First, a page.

When Frank Met Ella – Blackmore Players, Blackmore Village Hall.
When you see Frank Sinatra and Ella Fitzgerald in the same sentence you are talking about 2 all-time greats – legends in fact! So, going to see an evening of their music I wasn’t sure whether it would live up to expectations.
On arrival, it was clear a high amount of effort had gone into the evening from the red carpet with the nightclub name on to the coasters on the tables – all adding to the overall ambience. The actor/waiters impeccably dressed and all wearing radio mics also gave a slight feeling of a Disney Themed restaurant where you expected them to jump on the tables and belt out a number or two and in that aspect, we were not disappointed.
Other than a steady diet of Musical Theatre I was brought up on the big band sound of Glenn Miller, Benny Goodman and the Rat Pack so I recognised most of the songs on the playlist and knew if nothing else I would have a grand sing-along night however, once the band started up and the evening was opened by the lovely Lisa Rawlings, I knew it was going to be far more than that.
I must commend all the performers tonight, it is always challenging standing up front and centre and to sing in front of a half-lit house with little else to distraction from your vocals.
There were some great moments in Act 1 – the fun duet between Barbara Harrold and Martin Herford, the Bad, Bad Leroy Brown sung by Sam Haskell which was Good, Good and Matthew Pearsons rendition of Strangers in the Night which showed great phrasing and breath control. There were other moments when numbers were pitchy or a little shouty but we must remember that these songs have been made famous by true stars and we can’t all deliver a number like Frank Sinatra or Aretha Franklin.
One young man who showed great promise – if only he would relax a little was Ryan Stevens – I was praying for a smile or even a small grin because when we smile on stage we are inviting the audience to smile with us. Ryan has a good singing voice and with work on relaxing his body and letting us see it isn’t as torturous as he made it look we would all enjoy his performances far more – I really thought in his Duet in Act 2 – he would manage a small grin –I felt we were so close and I was rooting for him the whole way! – that little smile would make such a big difference.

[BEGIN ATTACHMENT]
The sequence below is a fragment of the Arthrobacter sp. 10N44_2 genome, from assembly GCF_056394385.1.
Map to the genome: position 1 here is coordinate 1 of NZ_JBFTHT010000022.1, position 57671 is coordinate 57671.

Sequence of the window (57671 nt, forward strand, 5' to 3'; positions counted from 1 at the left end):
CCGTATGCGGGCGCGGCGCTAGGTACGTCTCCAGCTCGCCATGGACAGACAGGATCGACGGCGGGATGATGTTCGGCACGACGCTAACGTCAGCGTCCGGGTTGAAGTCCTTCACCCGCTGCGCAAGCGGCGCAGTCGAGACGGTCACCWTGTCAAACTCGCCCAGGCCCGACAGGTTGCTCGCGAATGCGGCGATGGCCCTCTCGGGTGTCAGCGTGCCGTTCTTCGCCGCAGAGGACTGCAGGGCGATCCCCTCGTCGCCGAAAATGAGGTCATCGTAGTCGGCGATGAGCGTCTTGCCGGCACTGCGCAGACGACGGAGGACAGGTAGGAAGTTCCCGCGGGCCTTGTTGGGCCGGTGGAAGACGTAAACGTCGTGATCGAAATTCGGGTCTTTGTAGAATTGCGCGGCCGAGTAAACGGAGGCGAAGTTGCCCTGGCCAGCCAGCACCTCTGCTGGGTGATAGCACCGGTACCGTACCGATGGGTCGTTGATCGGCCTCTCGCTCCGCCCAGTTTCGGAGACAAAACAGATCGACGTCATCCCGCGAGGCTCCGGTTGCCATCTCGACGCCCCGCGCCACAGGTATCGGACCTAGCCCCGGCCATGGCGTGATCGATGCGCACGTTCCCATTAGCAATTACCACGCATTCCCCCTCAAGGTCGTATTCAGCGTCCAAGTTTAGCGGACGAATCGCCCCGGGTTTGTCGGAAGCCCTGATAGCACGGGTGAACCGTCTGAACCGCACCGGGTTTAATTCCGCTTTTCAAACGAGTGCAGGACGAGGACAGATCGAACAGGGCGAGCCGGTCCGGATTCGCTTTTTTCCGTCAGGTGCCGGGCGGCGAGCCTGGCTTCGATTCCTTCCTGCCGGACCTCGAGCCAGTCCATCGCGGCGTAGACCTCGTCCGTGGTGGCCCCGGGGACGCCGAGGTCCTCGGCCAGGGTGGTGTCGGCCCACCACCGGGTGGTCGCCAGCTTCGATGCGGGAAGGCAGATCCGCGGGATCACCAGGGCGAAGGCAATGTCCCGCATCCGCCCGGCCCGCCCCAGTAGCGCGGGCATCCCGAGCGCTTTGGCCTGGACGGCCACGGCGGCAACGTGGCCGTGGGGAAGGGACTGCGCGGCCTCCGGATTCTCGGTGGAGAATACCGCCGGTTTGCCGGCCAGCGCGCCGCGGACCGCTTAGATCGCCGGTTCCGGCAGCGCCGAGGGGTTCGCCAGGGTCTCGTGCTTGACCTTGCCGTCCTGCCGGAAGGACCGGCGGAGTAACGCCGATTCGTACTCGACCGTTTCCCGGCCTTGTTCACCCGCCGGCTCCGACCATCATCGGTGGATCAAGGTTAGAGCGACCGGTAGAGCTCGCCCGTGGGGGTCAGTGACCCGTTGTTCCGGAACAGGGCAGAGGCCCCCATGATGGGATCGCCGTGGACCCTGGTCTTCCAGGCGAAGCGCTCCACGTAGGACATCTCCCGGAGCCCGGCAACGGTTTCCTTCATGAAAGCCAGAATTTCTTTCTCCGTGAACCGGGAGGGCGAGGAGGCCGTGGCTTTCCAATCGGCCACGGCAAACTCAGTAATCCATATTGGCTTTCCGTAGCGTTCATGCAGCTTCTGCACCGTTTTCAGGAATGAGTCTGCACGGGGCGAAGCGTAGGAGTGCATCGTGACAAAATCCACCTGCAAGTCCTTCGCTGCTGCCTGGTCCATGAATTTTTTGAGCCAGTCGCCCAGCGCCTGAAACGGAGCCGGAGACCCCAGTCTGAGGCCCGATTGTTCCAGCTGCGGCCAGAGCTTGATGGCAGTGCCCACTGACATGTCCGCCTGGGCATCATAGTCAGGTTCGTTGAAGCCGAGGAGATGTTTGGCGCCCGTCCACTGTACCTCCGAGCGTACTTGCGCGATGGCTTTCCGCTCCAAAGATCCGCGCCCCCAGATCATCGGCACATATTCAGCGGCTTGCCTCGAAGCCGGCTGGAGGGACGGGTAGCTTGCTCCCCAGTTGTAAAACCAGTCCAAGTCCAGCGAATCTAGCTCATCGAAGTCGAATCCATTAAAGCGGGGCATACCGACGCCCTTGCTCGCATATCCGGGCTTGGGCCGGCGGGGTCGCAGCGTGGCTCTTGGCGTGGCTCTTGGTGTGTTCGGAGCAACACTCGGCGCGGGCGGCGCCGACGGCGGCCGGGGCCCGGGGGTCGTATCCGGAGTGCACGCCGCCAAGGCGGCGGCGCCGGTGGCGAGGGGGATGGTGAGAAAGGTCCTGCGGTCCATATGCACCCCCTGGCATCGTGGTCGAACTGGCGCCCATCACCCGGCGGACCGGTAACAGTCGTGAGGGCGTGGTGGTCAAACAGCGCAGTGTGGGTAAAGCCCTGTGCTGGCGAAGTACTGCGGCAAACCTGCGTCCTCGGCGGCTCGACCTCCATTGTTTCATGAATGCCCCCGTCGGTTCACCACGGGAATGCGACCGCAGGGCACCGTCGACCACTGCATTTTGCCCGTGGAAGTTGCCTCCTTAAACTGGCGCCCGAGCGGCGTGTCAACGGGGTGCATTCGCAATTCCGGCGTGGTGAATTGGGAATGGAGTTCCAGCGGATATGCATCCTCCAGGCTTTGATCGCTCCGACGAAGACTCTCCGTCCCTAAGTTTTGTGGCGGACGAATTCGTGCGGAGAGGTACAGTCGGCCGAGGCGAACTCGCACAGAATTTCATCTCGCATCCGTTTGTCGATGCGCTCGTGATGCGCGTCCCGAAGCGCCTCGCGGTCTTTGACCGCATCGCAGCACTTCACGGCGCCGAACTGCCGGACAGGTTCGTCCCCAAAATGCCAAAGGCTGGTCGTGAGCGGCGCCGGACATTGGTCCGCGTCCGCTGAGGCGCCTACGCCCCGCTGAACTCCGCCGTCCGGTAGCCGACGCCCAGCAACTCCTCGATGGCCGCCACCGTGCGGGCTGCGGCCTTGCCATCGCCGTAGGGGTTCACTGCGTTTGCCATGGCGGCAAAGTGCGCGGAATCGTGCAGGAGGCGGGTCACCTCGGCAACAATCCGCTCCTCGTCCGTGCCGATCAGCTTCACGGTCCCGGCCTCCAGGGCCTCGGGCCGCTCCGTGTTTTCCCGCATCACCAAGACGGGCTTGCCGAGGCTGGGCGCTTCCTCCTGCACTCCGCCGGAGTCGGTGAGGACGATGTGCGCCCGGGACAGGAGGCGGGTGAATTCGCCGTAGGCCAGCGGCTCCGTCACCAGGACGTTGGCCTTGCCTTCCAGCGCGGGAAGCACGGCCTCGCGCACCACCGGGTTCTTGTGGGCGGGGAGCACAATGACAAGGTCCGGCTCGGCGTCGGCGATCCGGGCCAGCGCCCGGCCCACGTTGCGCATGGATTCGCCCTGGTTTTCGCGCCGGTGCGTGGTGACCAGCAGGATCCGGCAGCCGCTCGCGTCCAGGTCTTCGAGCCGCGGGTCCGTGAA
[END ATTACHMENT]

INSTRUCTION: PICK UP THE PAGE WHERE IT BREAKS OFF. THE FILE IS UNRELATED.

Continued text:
Sandra Trott delivered both Georgia on My Mind and Misty with great confidence and was a steady and reliable performer who showed her strengths easily.
However, there were a couple of complete stars with Linda Raymonds ‘Stormy Weather’ which was a fabulous bluesy rendition in both feel and tone and this was then topped by her duet with Simon Haskell as Louis Armstrong with ‘Summertime’ – this was an outstanding delivery and as good as any professional performance I have ever seen.
Act 2 also delivered on many levels – opening with James Hughes interpretation of Minnie the Mooch complete with Audience participation which was a light relief after lots of traditional numbers in Act 1. James also delivered well in his duet with Simon and ‘Aint that a kick in the Head’. Lisa Rawlings was a sensational songstress in this act and not only sang all her numbers with great panache she acted them well – making it as interesting to watch as it was to listen to. Barbara also sang well and her vocals really took me back to the era of the songs she performed and without being insensitive, I was impressed that as a more mature woman she has little vibrato in her voice which is a usual trait of singers as we age.
There were many great numbers in Act 2 – particularly ‘Mack the Knife’ and ‘The Lady is a Tramp.’ I thought that as the show came to a close, there were some lovely moments but I must comment that James number ‘All the Way’ perhaps needed different staging. It was more of a Television level performance – almost too cool for school and whilst I don’t want to take anything away from him – I felt we were right at the front of the hall and could see every tiny move but those at the back may not have done – I would have taken this down to a follow spot or special and focused in on him without other on stage distractions.
Once again the highlight of this act was Simon Haskell and his delivery of ‘One for the Road’– the subdued lighting and staging was perfect.
This was a great evening with lots of great songs and some stunning performances. Congratulations to all involved.